In October 1831 William Tiptaft, a well known Dissenter, came to give a public address at Stamford Assembly Rooms. This was arranged by Dr. J. G. de Merveilleux, a member of the Independent Chapel at the time. The address caused quite a stir, … ‘denouncing with no unsparing language the Church of England, the general Dissenters, etc.” Some people left the meeting, and some “audibly testified their disapprobation.”
This address inspired Dr. de Merveilleux to sever his connection with the Independents, and to build a chapel at his own expense. With difficulty, he bought a site in North Street on which to build, but had to keep quiet about his purpose. In 1834 the foundation stone was laid by William Tiptaft.
The chapel was enlarged in 1838 and a gallery added. The estimated cost to Dr. de Merveilleux by this time was £1,000. The first baptisings took place in 1839. The original baptistry is still under the floor in the old chapel; a large bath for full immersion.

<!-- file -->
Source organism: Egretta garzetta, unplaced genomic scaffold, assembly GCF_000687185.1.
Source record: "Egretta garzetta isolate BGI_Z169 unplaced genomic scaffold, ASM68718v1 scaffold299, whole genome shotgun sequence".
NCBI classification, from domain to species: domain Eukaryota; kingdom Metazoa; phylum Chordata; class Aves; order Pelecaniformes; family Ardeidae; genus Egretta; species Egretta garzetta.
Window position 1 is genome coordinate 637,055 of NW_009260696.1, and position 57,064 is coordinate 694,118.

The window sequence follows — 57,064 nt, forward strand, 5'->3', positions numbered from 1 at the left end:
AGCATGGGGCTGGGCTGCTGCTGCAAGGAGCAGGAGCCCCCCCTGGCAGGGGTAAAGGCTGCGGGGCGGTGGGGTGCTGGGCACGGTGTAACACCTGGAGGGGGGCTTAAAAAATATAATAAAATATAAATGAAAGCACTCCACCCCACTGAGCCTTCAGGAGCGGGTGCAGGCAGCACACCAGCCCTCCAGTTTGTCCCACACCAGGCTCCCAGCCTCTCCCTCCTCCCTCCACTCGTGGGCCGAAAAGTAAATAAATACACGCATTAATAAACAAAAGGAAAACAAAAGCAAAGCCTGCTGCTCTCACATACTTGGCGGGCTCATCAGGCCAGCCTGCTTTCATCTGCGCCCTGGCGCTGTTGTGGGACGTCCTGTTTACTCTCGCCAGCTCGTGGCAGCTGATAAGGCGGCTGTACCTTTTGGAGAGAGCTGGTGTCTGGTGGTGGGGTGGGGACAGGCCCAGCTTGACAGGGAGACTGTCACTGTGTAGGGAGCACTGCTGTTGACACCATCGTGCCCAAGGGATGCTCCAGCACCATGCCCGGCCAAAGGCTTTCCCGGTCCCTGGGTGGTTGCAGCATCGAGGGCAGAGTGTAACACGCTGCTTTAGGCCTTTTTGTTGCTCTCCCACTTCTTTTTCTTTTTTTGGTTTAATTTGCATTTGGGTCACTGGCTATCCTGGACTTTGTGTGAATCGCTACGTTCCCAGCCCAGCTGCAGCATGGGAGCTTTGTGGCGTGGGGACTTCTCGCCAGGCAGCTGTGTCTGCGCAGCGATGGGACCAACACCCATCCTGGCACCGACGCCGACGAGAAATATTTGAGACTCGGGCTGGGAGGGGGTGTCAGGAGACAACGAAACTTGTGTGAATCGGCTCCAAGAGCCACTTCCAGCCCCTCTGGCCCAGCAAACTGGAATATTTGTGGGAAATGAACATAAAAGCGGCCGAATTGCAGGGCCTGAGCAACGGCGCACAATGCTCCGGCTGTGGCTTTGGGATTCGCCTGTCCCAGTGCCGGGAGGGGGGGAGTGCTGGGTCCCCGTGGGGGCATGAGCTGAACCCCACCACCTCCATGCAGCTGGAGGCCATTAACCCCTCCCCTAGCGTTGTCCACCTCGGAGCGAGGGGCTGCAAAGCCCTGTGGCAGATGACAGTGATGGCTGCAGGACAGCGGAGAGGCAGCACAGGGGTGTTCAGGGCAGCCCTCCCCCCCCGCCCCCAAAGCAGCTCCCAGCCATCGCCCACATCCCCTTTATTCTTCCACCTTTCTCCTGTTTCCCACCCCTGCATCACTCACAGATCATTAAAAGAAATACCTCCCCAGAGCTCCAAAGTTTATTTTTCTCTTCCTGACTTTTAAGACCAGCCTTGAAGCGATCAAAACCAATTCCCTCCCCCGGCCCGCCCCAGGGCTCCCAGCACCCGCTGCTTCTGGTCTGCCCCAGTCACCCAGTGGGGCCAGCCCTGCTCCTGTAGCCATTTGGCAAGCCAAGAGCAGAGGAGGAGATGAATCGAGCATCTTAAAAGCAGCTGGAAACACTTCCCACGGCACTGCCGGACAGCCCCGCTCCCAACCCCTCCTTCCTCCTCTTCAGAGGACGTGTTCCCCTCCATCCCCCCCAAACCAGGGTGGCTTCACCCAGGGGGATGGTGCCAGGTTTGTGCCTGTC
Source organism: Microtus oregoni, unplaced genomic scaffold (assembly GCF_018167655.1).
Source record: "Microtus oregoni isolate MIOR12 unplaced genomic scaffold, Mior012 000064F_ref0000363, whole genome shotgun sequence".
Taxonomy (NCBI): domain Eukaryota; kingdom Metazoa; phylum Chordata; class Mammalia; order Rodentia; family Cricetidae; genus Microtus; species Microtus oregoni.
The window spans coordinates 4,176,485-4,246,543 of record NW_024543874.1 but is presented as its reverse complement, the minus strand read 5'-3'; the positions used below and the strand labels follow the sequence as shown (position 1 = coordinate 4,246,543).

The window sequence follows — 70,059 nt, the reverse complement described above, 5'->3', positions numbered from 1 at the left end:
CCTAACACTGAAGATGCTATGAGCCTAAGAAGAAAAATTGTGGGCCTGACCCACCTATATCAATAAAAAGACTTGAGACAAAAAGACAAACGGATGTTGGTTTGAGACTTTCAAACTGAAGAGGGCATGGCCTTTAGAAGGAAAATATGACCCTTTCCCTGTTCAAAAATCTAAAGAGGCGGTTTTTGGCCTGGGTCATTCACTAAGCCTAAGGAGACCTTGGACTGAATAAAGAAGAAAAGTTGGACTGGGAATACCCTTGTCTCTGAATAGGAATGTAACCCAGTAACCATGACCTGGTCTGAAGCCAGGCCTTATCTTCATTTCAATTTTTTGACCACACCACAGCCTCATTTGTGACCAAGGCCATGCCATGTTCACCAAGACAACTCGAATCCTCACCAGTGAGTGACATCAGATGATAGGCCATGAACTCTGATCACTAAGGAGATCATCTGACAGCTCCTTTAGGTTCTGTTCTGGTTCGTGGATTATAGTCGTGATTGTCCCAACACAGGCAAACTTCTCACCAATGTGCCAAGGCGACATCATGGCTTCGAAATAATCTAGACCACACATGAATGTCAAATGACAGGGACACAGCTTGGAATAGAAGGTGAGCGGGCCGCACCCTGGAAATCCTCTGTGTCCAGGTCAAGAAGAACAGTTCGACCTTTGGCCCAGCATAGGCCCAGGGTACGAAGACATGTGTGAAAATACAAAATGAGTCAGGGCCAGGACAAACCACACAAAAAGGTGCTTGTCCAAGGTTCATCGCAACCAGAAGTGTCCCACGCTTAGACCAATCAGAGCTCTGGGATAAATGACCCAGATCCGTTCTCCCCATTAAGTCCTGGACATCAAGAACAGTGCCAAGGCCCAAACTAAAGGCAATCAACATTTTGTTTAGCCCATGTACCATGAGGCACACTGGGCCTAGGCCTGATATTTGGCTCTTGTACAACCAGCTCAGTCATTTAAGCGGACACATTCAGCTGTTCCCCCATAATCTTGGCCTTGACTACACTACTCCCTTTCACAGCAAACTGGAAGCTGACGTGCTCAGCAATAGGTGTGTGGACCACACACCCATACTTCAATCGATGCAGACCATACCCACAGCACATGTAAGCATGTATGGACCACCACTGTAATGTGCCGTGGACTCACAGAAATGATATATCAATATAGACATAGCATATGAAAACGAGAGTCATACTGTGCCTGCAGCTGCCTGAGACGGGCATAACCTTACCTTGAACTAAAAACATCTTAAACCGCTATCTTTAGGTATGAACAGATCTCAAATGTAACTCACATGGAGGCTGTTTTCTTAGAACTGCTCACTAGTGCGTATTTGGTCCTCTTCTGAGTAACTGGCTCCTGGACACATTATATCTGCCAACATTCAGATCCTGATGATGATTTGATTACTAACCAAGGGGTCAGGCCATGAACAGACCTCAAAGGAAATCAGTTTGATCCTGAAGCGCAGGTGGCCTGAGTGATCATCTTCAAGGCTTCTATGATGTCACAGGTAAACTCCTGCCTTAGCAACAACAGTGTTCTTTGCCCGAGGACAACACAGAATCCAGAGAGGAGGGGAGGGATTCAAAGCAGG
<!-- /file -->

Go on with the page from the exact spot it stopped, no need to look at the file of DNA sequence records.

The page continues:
In 1859 the North Street Chapel published The Articles of Faith and Rules of the Particular Baptist Church. The name of the Strict and Particular Baptist Chapel needs some explanation nowadays. Strict is a shortened version of restricted, and indicates simply that communion was restricted to certain people. Particular refers to the particular redemption.
Dr. de Merveilleux died in 1843, and in 1863 the chapel passed from the de Merveilleux family to the trustees.
A new chapel was built at the North Street site in 1900, incorporating the north and west walls of the old chapel. This can be seen quite clearly on North Street car park, looking at the west wall. The year 2000 is thus the centenary year of the present chapel.
The shell at the top of the facade may be interpreted as an early Christian symbol. When the architect asked what he should put at the apex, he was apparently told “anything but a cross.”